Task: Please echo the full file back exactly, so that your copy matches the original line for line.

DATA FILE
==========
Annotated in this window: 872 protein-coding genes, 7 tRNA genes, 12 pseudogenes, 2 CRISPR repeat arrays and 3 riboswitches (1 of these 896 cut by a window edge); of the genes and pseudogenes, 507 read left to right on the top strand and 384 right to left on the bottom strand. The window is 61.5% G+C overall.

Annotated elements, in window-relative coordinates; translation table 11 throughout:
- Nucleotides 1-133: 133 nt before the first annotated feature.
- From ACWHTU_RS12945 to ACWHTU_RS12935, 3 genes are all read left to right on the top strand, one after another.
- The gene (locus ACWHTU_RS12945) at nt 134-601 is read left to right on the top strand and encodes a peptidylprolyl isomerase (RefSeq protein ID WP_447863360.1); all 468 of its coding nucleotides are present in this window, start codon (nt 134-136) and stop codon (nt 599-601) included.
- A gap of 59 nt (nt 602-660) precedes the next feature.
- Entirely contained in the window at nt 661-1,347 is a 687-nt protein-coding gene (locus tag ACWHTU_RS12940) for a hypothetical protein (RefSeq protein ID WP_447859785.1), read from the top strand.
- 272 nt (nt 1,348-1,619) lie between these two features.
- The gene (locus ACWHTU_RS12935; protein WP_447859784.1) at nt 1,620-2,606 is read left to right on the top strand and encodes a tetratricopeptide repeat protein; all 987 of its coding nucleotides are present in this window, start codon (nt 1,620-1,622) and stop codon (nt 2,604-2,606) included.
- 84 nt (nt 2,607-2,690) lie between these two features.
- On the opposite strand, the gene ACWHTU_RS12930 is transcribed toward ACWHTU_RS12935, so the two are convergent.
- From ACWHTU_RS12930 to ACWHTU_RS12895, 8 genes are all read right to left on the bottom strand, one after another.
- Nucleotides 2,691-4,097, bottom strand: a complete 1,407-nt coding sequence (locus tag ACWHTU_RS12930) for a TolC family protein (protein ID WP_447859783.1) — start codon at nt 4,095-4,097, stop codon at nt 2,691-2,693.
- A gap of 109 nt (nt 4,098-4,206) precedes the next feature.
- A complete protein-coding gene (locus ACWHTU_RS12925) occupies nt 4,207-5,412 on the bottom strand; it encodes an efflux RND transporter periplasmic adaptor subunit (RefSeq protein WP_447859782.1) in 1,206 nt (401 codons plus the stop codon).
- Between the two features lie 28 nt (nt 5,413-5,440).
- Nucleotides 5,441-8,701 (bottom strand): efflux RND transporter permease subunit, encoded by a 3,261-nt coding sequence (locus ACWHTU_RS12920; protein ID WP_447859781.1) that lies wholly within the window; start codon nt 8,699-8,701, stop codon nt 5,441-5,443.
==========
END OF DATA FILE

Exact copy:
Annotated in this window: 872 protein-coding genes, 7 tRNA genes, 12 pseudogenes, 2 CRISPR repeat arrays and 3 riboswitches (1 of these 896 cut by a window edge); of the genes and pseudogenes, 507 read left to right on the top strand and 384 right to left on the bottom strand. The window is 61.5% G+C overall.

Annotated elements, in window-relative coordinates; translation table 11 throughout:
- Nucleotides 1-133: 133 nt before the first annotated feature.
- From ACWHTU_RS12945 to ACWHTU_RS12935, 3 genes are all read left to right on the top strand, one after another.
- The gene (locus ACWHTU_RS12945) at nt 134-601 is read left to right on the top strand and encodes a peptidylprolyl isomerase (RefSeq protein ID WP_447863360.1); all 468 of its coding nucleotides are present in this window, start codon (nt 134-136) and stop codon (nt 599-601) included.
- A gap of 59 nt (nt 602-660) precedes the next feature.
- Entirely contained in the window at nt 661-1,347 is a 687-nt protein-coding gene (locus tag ACWHTU_RS12940) for a hypothetical protein (RefSeq protein ID WP_447859785.1), read from the top strand.
- 272 nt (nt 1,348-1,619) lie between these two features.
- The gene (locus ACWHTU_RS12935; protein WP_447859784.1) at nt 1,620-2,606 is read left to right on the top strand and encodes a tetratricopeptide repeat protein; all 987 of its coding nucleotides are present in this window, start codon (nt 1,620-1,622) and stop codon (nt 2,604-2,606) included.
- 84 nt (nt 2,607-2,690) lie between these two features.
- On the opposite strand, the gene ACWHTU_RS12930 is transcribed toward ACWHTU_RS12935, so the two are convergent.
- From ACWHTU_RS12930 to ACWHTU_RS12895, 8 genes are all read right to left on the bottom strand, one after another.
- Nucleotides 2,691-4,097, bottom strand: a complete 1,407-nt coding sequence (locus tag ACWHTU_RS12930) for a TolC family protein (protein ID WP_447859783.1) — start codon at nt 4,095-4,097, stop codon at nt 2,691-2,693.
- A gap of 109 nt (nt 4,098-4,206) precedes the next feature.
- A complete protein-coding gene (locus ACWHTU_RS12925) occupies nt 4,207-5,412 on the bottom strand; it encodes an efflux RND transporter periplasmic adaptor subunit (RefSeq protein WP_447859782.1) in 1,206 nt (401 codons plus the stop codon).
- Between the two features lie 28 nt (nt 5,413-5,440).
- Nucleotides 5,441-8,701 (bottom strand): efflux RND transporter permease subunit, encoded by a 3,261-nt coding sequence (locus ACWHTU_RS12920; protein ID WP_447859781.1) that lies wholly within the window; start codon nt 8,699-8,701, stop codon nt 5,441-5,443.